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State budget cuts to Kent less than expected

State budget cuts to the city of Kent were "less painful" than what they could have been considering the budget shortfall dealt with by legislators.

Kent will need to slash about $600,000 from its budget because the state decided to keep all of a liquor excise tax for one year rather than sharing the usual portion with cities.

That decision will cost the city about $300,000 the second half of this year and another $300,000 the first half of 2013, said Michelle Wilmot, city community and public affairs director, in her report April 17 to the City Council about the 2012 legislative session.

"That's the one cut we saw," Wilmot said. "But with as much as $10 million at stake, the $600,000 is less painful."

Mayor Suzette Cooke and Chief Administration Officer John Hodgson met with department heads to try to figure out where to make budget cuts worth $600,000. City staff expects to have a proposal soon about where to make cuts this year and next year.

"There isn't the wiggle room we usually have," Cooke said. "We don't have any cushion."

City officials were concerned the state might take away the nearly $4.9 million the city gets per year because of the streamlined sales tax mitigation funds and the $3.7 million it gets per year from the annexation sales tax for annexing the Panther Lake area in 2010.

"The maintaining of the state-shared revenues was the bigger piece," Wilmot said.

The streamlined sales tax measure passed by the Legislature changed the state in 2008 from an origin-based system for local retail sales tax to a destination-based system. That cost Kent a lot of tax money with so many businesses in the city that ship or deliver goods to other areas of the state. The sales tax is now collected where the buyer purchases merchandise rather than where the product shipped from.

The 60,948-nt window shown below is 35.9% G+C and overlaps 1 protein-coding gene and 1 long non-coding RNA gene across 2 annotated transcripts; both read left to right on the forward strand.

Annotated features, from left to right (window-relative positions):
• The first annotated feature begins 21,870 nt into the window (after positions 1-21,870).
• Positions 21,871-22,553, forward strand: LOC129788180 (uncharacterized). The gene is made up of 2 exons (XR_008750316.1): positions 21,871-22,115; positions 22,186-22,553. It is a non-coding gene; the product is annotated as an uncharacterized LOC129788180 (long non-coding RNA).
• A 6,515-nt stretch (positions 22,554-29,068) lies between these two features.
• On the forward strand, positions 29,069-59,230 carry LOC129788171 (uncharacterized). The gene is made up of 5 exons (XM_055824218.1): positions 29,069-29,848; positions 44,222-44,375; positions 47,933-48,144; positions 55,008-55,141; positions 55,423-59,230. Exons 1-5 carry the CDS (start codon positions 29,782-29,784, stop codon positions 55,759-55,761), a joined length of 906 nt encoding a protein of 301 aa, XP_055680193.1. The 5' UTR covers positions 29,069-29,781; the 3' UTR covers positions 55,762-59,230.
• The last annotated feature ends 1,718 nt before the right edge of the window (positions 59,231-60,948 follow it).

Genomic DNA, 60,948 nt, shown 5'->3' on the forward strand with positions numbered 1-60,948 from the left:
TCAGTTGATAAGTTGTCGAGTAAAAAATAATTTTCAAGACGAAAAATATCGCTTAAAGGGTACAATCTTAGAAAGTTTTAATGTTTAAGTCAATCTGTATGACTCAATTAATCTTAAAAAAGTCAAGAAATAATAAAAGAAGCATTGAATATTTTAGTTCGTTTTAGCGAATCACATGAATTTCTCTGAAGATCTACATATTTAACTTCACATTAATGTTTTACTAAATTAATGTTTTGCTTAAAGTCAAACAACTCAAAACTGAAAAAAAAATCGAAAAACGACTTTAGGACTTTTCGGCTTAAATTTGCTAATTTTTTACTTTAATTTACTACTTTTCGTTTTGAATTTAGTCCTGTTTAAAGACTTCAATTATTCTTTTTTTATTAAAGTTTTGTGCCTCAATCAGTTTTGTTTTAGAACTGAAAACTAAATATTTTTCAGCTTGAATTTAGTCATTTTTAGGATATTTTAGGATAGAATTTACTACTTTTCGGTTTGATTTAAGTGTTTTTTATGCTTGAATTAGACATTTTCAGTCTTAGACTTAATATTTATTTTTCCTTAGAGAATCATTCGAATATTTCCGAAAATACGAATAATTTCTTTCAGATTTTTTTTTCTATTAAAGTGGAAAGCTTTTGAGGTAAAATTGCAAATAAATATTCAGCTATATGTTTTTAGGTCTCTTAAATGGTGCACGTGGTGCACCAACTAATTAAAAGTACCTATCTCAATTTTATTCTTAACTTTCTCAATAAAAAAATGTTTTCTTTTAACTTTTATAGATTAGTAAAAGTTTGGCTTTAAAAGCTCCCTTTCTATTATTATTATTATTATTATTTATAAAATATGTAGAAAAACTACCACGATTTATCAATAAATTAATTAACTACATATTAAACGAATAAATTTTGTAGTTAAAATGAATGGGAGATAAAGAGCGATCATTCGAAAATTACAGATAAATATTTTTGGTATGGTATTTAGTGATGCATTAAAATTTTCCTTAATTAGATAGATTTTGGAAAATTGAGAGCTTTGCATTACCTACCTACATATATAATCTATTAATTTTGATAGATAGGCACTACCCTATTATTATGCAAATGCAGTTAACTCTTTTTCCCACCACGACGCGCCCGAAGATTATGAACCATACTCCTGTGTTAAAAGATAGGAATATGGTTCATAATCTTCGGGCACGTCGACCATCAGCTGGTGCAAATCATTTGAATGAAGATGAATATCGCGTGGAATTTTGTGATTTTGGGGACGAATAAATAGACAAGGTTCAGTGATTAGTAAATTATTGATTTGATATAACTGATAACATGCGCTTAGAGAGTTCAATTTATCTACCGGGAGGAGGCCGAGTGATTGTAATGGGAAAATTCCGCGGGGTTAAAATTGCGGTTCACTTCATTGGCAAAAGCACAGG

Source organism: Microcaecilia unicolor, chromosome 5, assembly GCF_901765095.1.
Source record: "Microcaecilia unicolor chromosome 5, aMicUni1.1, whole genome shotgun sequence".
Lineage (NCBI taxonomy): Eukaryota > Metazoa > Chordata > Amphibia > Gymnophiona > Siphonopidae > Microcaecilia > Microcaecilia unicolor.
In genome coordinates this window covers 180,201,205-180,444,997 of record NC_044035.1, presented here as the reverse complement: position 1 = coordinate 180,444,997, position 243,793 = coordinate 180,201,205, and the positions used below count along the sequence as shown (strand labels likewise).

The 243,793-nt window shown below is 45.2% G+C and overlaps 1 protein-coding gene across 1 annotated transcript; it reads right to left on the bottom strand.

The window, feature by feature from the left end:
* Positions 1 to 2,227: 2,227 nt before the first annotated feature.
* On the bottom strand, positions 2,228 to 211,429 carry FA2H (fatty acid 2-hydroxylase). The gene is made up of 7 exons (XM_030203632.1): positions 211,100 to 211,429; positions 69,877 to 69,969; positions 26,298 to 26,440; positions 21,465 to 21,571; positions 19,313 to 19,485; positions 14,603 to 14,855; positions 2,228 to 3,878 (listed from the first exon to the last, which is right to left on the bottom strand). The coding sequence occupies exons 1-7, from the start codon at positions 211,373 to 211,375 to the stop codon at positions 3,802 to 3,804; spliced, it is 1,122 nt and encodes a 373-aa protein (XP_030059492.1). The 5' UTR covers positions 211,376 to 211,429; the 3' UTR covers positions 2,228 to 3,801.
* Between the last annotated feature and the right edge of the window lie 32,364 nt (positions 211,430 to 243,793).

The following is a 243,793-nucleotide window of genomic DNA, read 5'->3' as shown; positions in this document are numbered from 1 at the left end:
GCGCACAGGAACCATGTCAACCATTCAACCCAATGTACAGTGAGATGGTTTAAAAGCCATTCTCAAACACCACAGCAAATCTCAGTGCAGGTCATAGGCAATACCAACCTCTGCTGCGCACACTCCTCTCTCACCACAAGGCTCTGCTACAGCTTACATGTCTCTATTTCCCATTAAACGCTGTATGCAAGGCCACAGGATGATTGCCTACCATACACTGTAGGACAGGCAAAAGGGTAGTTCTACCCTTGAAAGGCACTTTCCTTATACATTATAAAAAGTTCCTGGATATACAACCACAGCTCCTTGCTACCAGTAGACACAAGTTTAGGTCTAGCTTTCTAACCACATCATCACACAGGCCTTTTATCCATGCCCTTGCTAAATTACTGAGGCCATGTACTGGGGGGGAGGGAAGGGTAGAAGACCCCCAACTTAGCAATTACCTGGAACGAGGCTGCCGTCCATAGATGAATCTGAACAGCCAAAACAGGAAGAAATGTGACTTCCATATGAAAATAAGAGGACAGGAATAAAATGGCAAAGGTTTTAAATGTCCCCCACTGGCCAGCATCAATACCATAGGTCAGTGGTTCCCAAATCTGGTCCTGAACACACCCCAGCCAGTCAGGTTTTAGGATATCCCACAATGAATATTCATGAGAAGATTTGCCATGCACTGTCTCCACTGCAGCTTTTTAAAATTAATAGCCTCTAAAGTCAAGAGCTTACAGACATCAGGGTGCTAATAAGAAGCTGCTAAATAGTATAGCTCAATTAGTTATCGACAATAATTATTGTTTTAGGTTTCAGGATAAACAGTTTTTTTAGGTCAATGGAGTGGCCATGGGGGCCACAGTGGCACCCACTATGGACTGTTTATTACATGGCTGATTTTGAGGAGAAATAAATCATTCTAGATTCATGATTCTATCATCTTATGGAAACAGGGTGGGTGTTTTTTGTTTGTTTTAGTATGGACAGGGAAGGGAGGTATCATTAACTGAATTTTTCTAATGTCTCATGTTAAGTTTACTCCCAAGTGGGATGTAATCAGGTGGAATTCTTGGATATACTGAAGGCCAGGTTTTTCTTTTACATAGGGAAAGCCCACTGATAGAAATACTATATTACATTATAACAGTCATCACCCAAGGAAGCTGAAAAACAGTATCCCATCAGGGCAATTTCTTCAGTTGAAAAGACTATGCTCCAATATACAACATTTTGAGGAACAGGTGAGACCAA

Kent receives money from the state to help make up for that lost revenue.

The state agreed to the annexation sales tax rebate to encourage cities to annex urban areas. Kent gets a portion of the state sales tax collected in the city to help pay for annexation costs.

Kent also received a big boost from the 2012 Legislature when it approved $7 million out of the capital budget to help fund improvements to the Briscoe/Desimone levee along the Green River.

"Getting this money given the economy is huge," said Wilmot, who added the $7 million levee funding ranked as the largest single expenditure out of the capital budget.

State Sen. Joe Fain, R-Auburn, helped secure the levee funding.

"The levees matter a great deal to homeowners and businesses who worry about flooding throughout the Kent Valley," Fain said. "These investments help ensure the integrity of the levees and move us down the path toward certification. Eventually this will help lower flood-insurance premiums in the area and keep the valley's economic engine strong."

The capital budget allocates funding for building and construction projects statewide.

The Briscoe/Desimone levee is part of the city's ongoing Green River Levee Improvement Program. The levee protects portions of Kent, Renton and Tukwila from flooding and is between South 180th Street and South 200th Street.

City officials hope to start work on the Briscoe/Desimone levee in the spring of 2013 or later depending on additional funding for the estimated $15 million project.

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